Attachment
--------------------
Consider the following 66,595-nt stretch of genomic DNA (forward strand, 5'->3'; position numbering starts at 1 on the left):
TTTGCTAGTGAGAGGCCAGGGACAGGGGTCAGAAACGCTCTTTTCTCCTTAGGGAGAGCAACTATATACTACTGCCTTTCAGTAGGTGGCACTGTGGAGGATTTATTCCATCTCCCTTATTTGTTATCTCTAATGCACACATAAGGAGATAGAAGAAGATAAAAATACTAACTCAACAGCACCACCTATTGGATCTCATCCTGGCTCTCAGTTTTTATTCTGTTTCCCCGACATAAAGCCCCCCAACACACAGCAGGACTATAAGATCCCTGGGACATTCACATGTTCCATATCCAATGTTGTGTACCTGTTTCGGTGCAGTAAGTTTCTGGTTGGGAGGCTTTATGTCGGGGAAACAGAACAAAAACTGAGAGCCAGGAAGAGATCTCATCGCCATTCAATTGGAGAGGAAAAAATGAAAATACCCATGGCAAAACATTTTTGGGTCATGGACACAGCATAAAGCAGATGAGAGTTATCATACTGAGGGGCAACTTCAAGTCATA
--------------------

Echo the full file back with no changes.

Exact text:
Consider the following 66,595-nt stretch of genomic DNA (forward strand, 5'->3'; position numbering starts at 1 on the left):
TTTGCTAGTGAGAGGCCAGGGACAGGGGTCAGAAACGCTCTTTTCTCCTTAGGGAGAGCAACTATATACTACTGCCTTTCAGTAGGTGGCACTGTGGAGGATTTATTCCATCTCCCTTATTTGTTATCTCTAATGCACACATAAGGAGATAGAAGAAGATAAAAATACTAACTCAACAGCACCACCTATTGGATCTCATCCTGGCTCTCAGTTTTTATTCTGTTTCCCCGACATAAAGCCCCCCAACACACAGCAGGACTATAAGATCCCTGGGACATTCACATGTTCCATATCCAATGTTGTGTACCTGTTTCGGTGCAGTAAGTTTCTGGTTGGGAGGCTTTATGTCGGGGAAACAGAACAAAAACTGAGAGCCAGGAAGAGATCTCATCGCCATTCAATTGGAGAGGAAAAAATGAAAATACCCATGGCAAAACATTTTTGGGTCATGGACACAGCATAAAGCAGATGAGAGTTATCATACTGAGGGGCAACTTCAAGTCATA